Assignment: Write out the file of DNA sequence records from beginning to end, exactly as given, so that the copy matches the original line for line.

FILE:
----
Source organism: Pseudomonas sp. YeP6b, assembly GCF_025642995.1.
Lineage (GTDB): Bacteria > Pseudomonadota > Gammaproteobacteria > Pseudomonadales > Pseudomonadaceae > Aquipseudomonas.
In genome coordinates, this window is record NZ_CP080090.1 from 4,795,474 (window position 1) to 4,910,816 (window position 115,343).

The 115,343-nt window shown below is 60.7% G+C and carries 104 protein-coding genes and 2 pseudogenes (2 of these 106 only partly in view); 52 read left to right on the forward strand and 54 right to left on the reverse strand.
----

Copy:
Source organism: Pseudomonas sp. YeP6b, assembly GCF_025642995.1.
Lineage (GTDB): Bacteria > Pseudomonadota > Gammaproteobacteria > Pseudomonadales > Pseudomonadaceae > Aquipseudomonas.
In genome coordinates, this window is record NZ_CP080090.1 from 4,795,474 (window position 1) to 4,910,816 (window position 115,343).

The 115,343-nt window shown below is 60.7% G+C and carries 104 protein-coding genes and 2 pseudogenes (2 of these 106 only partly in view); 52 read left to right on the forward strand and 54 right to left on the reverse strand.